After almost two years of problems with contraception methods, I finally went to my last option, next to tying my tubes, and got my Mirena inserted. The Mirena is a small, flexible T-shaped device implanted in the uterus that acts as a long-lasting hormonal intrauterine device. The Mirena was my last option for birth control. I have suffered from severe, cluster migraines since I was 14 and because of this I am not allowed to take the pill, injections or mini pill because of the stroke risk. I tried the bar inserted in my arm for around six months and I was ‘psychotic’, according to my boyfriend. I gained 15kg in about two months and I was insanely emotional. I have since removed it but have not been able to lose the weight. Now, because of my mum’s fear, because she was pregnant before she was ready, I have opted for the Mirena.
The whole process of getting the Mirena was uncomfortable and painful. After deciding, I was required to get a Pap Smear. If you plan to get the Mirena I would really encourage you line up a female doctor and a female nurse. Before you even go to your insertion appointment you need to get your script filled for your Mirena, and if you weren’t concerned before you will be now. This thing is huge, the Mirena itself is quite small but the whole device is about at long as your forearm.
On the day the first step is the insertion of a speculum and is used to visualise the cervix, this is also used in your pap. This was painful for me and had to be adjusted three times, but make sure you do say something cause it is the least of your pain. After they do this they ‘wash out’ your cervix with an antiseptic solution. I should mention at the point that my nurse was a male and that his role was to provide me with oxygen, should I faint, which apparently is a common thing for women who have not had kids yet because the cervix is so small. I’m not going to lie I’m a little bit addicted to baby forums, despite never having a child, and in the days before my operation I had read a few forums about Mirena insertion before child birth and multiple people said it was the ‘worst pain’ of their life and ‘worse than childbirth’, for those who had children after. I mentioned these to my male housemate who just rolled his eyes and said it wasn’t going to be that bad, but it was.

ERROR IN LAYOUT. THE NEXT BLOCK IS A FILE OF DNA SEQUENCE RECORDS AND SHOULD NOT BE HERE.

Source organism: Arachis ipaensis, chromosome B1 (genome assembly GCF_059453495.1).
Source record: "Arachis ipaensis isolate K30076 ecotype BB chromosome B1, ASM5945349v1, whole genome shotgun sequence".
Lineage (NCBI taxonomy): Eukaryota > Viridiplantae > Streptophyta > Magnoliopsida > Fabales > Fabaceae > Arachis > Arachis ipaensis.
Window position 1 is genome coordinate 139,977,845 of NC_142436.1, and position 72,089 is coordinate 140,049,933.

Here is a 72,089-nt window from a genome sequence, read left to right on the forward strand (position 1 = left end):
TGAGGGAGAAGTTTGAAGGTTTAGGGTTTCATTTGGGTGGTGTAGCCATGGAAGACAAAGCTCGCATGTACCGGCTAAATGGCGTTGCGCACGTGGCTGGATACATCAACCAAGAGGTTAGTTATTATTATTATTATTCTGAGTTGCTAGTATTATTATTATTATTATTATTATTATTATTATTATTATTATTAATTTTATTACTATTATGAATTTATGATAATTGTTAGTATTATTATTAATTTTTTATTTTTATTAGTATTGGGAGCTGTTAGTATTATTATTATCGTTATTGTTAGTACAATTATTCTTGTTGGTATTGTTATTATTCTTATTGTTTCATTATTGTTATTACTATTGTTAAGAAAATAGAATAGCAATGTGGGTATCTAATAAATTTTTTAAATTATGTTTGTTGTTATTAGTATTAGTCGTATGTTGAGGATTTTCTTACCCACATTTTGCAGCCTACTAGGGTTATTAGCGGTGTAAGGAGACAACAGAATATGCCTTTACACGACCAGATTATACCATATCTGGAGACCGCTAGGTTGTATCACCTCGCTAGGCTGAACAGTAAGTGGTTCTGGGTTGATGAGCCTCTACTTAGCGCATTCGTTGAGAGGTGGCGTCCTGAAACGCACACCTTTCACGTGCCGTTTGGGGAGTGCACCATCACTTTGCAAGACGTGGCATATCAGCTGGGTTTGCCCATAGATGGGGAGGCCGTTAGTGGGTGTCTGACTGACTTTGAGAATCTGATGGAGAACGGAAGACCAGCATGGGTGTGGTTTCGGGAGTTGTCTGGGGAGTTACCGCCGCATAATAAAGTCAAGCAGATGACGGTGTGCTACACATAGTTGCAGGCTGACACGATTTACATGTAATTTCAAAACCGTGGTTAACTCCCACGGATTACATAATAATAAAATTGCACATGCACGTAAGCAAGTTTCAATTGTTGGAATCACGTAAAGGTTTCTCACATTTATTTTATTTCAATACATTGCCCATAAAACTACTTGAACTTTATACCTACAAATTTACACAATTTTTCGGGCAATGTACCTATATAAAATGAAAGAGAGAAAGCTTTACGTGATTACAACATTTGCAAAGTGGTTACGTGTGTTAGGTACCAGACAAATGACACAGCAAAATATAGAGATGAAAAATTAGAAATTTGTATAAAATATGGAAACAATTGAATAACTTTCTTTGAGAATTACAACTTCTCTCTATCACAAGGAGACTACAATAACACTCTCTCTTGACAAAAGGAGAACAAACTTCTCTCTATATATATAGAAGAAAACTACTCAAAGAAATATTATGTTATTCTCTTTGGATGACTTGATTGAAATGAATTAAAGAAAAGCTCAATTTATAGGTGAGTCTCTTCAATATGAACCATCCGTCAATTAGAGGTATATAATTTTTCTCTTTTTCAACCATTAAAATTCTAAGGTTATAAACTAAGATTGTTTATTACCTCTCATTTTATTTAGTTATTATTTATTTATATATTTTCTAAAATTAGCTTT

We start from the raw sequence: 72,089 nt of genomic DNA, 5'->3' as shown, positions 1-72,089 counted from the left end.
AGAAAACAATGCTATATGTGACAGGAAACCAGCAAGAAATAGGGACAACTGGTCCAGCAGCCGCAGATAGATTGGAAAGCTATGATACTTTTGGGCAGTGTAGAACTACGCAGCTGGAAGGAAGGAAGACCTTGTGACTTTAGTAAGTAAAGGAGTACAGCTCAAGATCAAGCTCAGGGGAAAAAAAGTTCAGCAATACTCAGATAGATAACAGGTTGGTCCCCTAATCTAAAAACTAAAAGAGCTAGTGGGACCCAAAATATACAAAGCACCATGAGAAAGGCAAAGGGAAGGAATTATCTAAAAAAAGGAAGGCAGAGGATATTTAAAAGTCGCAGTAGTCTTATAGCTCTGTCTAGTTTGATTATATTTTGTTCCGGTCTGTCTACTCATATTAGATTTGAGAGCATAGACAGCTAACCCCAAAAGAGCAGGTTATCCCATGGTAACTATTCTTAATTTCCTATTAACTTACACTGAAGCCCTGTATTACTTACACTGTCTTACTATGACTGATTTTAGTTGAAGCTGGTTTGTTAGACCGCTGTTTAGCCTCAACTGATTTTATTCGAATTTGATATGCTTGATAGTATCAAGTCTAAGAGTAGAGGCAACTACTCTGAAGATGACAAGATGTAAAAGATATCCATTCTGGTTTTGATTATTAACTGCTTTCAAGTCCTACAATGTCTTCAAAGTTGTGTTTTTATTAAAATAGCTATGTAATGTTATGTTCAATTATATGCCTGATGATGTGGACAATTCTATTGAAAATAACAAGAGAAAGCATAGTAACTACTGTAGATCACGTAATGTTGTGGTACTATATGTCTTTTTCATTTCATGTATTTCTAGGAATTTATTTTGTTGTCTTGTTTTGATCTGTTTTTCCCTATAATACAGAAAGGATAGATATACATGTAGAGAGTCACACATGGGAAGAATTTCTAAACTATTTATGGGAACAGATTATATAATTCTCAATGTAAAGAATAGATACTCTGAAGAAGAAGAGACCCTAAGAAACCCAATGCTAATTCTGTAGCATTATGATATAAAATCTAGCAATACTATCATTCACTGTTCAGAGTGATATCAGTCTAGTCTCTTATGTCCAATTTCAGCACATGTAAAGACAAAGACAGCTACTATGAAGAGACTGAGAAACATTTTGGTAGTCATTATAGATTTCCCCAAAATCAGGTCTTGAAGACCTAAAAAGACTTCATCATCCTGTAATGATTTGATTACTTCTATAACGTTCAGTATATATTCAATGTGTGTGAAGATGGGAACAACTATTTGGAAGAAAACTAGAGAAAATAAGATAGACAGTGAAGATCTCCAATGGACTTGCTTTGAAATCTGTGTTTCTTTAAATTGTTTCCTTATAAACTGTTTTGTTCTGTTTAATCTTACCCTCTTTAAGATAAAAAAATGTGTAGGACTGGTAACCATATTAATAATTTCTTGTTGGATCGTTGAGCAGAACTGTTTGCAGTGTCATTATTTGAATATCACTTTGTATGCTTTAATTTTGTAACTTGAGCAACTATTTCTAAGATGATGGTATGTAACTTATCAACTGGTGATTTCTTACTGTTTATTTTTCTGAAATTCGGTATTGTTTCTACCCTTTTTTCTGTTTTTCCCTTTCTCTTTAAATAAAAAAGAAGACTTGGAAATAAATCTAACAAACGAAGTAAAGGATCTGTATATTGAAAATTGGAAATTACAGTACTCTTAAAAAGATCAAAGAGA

The actual insertion of the device was probably the least painful part of the whole process. The pain started when they used tenaculum forceps (do not google that!) to grasp the upper and lower lip of the cervix to stabilise, align and revert the cervical canal and the uterine cavity. This was the worst pain I have ever felt in my life, worse than when I broke my arm. They tell you when discussing the process that ‘you’ll feel a slight pinch and then it’s just like a sharp period pain’, but it is nothing like that and 100 times worse. I immediately felt faint, dizzy and like I was going to throw up. This felt like multiple needles piercing through my cervix/uterus and in that moment I 100% never wanted to go through childbirth. After this, seconds away from me calling it quits and passing out my doctor thought it’d be super to tell me that she didn’t think it would ‘go in easily’ which naturally made me think of more pain and I almost burst into tears. Luckily the insertion was fast and once everything was out of me I could relax.
The pain did not subside till about 30 minutes after the appointment. I spent 10 minutes lying down to avoid fainting and for the next half hour my entire lower body shook from the shock of the pain. I felt faint, tired and sore, and will continue to have cramps for the next 48 hours. This whole procedure was completely messed up and there is no way people should be doing this without going under anesthesia. In the long run I am yet to see the side affects but in five years, when I get it removed, I will be ready to have kids and I will never, ever, under any circumstances go through that again.